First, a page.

Beauty and the Muse

Styling: Custom Made African Pieces at La Bon Fabrics

Posted on: January 15, 2014



My friend, Madinah, asked me if I’d like to model with her for Yemisi, seamstress and owner of La Bon Fabrics in Detroit. How could I oblige?



I got my makeup done by none other than the queen of beat faces, Madinah.



Our heads were wrapped by Yemisi and Zarinah El- Amin Naeem (above), author and creator of the “Beautifully Wrapped” movement, which celebrates the vast cultural world of headwrapping. She even has a cool calender she produces every year, the proceeds go to helping children in Africa.


I felt amazing in these custom made threads. The top was giving me life!



Madinah was killing her look. So regal!


Bloopers 🙂


Yaaaaaassss hunty. Makeup. On point. Headwrap. On point.


africa9I felt like a geisha in this ensemble. The skirt was amazing.


Madinha, Zarinah, and I. If you want more information on her head wrap calenders go to


The end of the day.

The models and the creative and talented seamstress, Yemisi Olorunsola (in the black pants). For more info on any of these custom made pieces at La Bon Fabrics call (313) 341-0634 or go to 18999 Livernois Ave, Detroit Michigan.


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Over pizza, a friend and I talked openly about hijab and sexism we’d experienced around it. 
Many people assumed that because I wear hijab it means I’m married. Hence, the idea of a woman wears hijab for a man and not herself or for God.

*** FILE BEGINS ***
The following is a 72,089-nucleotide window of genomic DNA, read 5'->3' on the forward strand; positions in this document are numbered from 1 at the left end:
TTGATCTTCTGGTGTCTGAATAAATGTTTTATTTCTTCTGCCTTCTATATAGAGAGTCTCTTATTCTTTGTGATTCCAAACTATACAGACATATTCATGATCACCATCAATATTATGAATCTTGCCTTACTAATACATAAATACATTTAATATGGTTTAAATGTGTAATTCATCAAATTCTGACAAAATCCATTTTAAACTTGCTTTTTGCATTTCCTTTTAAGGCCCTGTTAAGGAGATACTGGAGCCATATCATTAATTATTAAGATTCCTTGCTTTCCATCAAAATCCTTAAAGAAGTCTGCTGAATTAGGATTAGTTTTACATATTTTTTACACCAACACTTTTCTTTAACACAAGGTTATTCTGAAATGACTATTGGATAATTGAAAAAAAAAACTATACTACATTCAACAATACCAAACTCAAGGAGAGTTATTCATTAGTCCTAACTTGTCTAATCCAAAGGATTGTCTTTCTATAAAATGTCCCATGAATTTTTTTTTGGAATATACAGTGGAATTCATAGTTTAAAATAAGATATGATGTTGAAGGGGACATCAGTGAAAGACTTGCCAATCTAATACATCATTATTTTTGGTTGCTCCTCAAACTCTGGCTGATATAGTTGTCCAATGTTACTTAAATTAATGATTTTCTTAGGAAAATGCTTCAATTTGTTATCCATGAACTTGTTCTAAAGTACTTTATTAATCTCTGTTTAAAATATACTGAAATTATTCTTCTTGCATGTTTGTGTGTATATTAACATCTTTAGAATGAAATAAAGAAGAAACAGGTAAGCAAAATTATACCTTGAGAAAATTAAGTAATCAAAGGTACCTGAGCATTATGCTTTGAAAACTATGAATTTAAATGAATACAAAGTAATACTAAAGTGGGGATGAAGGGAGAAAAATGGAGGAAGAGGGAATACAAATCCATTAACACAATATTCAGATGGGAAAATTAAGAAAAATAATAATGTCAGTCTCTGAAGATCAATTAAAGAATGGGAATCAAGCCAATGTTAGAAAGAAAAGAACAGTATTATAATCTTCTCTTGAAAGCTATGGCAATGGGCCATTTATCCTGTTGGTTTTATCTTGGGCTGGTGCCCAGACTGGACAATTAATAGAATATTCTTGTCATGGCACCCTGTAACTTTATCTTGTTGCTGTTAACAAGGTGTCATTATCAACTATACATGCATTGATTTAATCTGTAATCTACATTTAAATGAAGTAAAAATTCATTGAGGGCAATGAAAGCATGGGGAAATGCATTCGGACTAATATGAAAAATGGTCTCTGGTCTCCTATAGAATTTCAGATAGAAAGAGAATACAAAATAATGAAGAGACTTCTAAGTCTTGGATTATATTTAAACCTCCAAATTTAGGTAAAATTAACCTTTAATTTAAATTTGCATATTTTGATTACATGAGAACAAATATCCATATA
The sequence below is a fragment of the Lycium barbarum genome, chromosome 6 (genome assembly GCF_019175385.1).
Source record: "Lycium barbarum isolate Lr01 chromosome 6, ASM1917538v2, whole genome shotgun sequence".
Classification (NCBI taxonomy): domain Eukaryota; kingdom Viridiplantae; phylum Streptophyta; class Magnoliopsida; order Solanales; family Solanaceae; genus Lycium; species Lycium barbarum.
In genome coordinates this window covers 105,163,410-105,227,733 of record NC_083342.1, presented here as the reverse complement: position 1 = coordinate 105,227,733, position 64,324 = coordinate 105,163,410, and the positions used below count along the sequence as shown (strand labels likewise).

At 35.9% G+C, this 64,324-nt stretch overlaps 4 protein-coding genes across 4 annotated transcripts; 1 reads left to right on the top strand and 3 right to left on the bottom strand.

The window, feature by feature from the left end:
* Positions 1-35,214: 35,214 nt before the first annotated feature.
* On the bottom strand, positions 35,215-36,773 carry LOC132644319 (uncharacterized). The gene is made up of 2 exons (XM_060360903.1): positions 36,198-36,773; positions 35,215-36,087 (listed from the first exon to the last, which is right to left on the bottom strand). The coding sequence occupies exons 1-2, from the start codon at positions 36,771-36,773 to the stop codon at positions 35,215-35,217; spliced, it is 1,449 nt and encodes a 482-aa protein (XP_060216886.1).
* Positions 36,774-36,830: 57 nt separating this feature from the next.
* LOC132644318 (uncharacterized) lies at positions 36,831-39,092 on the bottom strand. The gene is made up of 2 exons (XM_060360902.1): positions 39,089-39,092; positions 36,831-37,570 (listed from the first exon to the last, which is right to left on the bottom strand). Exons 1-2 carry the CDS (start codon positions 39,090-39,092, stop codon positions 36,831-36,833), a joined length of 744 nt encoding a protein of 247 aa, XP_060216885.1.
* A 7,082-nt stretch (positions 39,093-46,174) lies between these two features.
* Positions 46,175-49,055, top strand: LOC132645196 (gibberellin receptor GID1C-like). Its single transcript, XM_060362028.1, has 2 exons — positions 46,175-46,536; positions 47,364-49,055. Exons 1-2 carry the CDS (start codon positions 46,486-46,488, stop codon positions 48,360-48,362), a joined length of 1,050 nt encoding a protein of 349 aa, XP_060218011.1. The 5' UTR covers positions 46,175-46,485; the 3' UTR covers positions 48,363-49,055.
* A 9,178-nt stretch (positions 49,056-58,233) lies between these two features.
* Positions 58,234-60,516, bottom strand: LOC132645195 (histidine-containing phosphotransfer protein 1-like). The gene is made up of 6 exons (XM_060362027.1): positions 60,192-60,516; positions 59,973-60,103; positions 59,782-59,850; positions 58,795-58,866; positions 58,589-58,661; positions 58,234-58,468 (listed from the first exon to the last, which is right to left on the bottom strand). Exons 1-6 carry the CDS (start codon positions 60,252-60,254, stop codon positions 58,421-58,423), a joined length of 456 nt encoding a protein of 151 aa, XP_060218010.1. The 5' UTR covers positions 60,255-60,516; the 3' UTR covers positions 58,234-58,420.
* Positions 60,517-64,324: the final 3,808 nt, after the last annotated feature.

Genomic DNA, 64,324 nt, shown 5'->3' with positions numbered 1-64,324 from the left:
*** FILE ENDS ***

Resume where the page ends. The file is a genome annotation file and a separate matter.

She shared a story about going to a club with her hijab and being told that she shouldn’t be there by random Muslim men because she was hijabi. She bluntly replied, “Neither you or I should be in the club as Muslims.” Her story triggered me because I too had been through the same scenario. In addition to that I remember when my ex used to constantly tell me that I didn’t love God enough or I wasn’t Muslim because I doubted wearing hijab. But the chick he ended up going out with, during our marriage, was a non-hijabi 🤔 
My friend said something that resonated with me. “If it’s so easy to wear hijab, then why don’t men do it? They won’t. Because it makes them visible.” Being visibly Muslim, for some of us, isn’t easy. To wear or continue to wear hijab isn’t always easy. So, why are we so harsh on non-hijabis? 
When I went to California this summer, I decided that I was going to wear a bathing suit and ditch my hijab. For so long, I always wondered what it’d be like. Although, I felt guilty for showing my body as a Muslim I also felt empowered because I had the choice. And that I was very much so still Muslim whether I was covered or not. 
As a Muslim woman, I applaud you for wearing hijab, but I also understand if you aren’t there yet. Not all Muslims come in one size fits all. 
What are some common misconceptions about Muslim women that you’ve heard? What’s your take on hijabi vs non-hijabi? And anyone can chime in on this discussion ☕️
Photo: @funlens 
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